MEDICAL ALERT DOGS

/MEDICAL ALERT DOGS
MEDICAL ALERT DOGS 2018-03-21T23:10:29+00:00

Medical Alert Dog                                                                                                                                                                            A medical response dog is a service dog trained to assist an individual who has a medical disability. Typically, they are dogs whose job does not handle primarily epilepsy or psychiatric-based conditions, though some seizure response dogs or psychiatric service dogs may also be referred to as medical response. Many medical response dogs “alert” their handlers to conditions before they occur. For example, service dogs partnered with diabetic persons may be trained to detect when the handler’s blood sugar becomes too high or low. In addition to or in the absence of this training, medical response dogs are also often trained skills to help in their handlers’ symptoms, such as bringing medications or a telephone,  providing bracing and other mobility assistance, or any other number of tasks.

Diabetic Alert Dogs

Diabetic alert dogs are trained to identify and assist diabetics during hypoglycemic and hyper glycemic attacks. When the blood sugar levels go out of balance, the dogs detect subtle changes in their handlers’ body chemistry and scent, which are undetectable to the handler’s human companions. The dogs don’t detect specific blood glucose levels, rather they detect when levels are shifting and alert in time for the handler to check blood sugar levels and make appropriate adjustments. Most any dog can be used as a Diabetic Alert Dog.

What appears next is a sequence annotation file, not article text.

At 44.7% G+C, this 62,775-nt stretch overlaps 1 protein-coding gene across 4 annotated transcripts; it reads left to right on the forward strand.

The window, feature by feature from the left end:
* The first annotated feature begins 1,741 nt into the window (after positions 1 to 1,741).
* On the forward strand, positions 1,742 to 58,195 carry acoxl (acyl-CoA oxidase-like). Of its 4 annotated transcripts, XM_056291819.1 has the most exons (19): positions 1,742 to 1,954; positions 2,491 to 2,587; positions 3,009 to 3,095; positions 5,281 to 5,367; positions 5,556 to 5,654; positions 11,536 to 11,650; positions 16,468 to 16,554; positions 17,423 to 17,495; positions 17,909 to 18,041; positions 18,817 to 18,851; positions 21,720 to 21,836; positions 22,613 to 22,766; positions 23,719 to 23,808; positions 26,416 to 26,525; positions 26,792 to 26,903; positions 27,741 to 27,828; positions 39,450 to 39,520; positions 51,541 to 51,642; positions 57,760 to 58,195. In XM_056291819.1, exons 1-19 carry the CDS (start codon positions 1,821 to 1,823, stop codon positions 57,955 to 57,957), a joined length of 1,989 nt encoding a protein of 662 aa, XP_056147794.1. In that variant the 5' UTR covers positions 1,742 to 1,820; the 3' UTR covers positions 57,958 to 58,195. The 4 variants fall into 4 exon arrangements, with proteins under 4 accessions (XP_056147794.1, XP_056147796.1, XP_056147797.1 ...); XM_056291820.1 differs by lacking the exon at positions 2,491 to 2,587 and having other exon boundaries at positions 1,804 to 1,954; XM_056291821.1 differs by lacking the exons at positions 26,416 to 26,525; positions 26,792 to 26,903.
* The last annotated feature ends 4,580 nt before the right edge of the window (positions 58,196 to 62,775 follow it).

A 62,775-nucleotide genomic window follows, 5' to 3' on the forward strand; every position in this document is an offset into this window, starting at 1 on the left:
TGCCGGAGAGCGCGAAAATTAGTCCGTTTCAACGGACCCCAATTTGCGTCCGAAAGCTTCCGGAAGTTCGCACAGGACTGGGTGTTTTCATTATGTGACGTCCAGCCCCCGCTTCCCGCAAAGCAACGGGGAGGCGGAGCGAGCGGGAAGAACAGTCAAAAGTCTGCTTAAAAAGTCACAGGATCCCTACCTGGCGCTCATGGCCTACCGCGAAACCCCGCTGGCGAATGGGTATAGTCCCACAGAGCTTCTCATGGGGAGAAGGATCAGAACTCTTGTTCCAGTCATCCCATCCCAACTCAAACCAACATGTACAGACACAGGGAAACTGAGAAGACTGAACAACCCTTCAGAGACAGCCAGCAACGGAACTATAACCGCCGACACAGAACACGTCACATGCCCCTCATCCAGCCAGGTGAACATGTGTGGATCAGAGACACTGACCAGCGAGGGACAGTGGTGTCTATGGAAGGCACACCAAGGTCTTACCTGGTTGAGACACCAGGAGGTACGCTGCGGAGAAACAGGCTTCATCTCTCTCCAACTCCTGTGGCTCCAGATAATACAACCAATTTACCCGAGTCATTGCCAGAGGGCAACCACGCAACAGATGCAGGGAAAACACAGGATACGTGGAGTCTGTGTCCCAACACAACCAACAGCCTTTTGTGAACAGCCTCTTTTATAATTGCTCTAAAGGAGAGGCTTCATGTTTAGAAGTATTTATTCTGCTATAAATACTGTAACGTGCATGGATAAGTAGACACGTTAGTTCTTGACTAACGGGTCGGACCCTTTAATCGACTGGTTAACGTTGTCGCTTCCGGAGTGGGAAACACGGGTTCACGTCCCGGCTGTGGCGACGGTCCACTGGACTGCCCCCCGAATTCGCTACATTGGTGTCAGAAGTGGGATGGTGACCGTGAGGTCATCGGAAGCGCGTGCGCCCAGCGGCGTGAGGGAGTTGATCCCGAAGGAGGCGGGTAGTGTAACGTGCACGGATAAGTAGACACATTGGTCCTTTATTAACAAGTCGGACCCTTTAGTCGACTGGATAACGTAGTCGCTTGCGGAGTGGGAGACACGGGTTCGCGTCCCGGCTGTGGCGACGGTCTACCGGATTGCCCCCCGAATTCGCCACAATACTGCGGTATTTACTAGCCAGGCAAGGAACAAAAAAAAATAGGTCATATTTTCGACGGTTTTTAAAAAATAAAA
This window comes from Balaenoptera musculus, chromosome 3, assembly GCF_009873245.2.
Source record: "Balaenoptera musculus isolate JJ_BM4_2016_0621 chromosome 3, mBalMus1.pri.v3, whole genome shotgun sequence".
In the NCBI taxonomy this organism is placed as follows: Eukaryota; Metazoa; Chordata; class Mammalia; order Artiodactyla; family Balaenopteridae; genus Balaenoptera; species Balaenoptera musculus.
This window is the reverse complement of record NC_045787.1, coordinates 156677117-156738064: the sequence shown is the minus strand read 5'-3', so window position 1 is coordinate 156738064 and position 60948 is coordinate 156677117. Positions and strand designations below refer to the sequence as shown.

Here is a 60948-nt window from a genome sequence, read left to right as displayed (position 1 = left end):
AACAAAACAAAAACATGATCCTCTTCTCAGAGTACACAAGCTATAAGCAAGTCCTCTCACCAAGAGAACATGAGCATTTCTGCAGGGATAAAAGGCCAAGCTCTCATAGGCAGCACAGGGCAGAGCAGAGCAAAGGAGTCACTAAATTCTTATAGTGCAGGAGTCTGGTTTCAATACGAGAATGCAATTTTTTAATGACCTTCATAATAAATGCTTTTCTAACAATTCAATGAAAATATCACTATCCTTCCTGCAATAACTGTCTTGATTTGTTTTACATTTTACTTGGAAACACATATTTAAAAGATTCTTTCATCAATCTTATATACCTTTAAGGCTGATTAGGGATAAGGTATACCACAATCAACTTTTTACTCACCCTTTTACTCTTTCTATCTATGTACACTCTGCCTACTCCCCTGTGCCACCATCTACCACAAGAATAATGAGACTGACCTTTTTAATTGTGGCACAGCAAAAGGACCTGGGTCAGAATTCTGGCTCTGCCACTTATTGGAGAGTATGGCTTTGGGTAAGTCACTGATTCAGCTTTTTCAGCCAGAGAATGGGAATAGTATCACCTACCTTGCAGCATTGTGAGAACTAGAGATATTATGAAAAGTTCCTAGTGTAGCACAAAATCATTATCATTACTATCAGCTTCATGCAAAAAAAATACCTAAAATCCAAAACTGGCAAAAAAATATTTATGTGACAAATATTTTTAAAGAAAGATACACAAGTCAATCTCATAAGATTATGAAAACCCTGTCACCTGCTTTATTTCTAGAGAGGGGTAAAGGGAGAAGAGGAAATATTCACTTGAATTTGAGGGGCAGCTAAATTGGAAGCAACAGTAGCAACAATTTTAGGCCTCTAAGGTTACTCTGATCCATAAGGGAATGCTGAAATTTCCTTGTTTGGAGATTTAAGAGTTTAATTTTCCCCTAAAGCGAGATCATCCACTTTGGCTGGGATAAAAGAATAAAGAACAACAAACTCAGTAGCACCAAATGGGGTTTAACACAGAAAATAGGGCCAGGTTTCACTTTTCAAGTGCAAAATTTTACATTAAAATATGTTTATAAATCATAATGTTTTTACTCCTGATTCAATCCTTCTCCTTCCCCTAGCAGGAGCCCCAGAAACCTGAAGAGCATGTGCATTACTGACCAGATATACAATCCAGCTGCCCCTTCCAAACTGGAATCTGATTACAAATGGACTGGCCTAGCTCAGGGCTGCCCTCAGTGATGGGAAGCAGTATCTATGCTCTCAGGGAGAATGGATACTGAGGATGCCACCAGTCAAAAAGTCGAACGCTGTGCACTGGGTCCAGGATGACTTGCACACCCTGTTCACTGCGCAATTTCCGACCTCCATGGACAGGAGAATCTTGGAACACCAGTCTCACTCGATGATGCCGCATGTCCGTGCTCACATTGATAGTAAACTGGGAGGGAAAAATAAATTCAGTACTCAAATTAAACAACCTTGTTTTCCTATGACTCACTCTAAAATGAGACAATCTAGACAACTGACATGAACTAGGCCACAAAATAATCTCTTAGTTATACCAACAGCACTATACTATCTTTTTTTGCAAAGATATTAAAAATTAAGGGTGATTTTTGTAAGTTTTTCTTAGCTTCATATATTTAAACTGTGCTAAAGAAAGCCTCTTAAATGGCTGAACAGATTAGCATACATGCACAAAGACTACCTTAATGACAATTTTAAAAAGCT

Seizure Alert Dogs

Some animals can be trained to recognize specific changes preceding an epileptic seizure in people. These animals, usually dogs, can provide a signal that acts as a useful warning to their human companion. Dogs may alert people by whining, licking the owner, and alerting others to their special companion’s impending seizure. This alerting behavior allows the owner to get to a safe place or in a safe position before the onset of the seizure.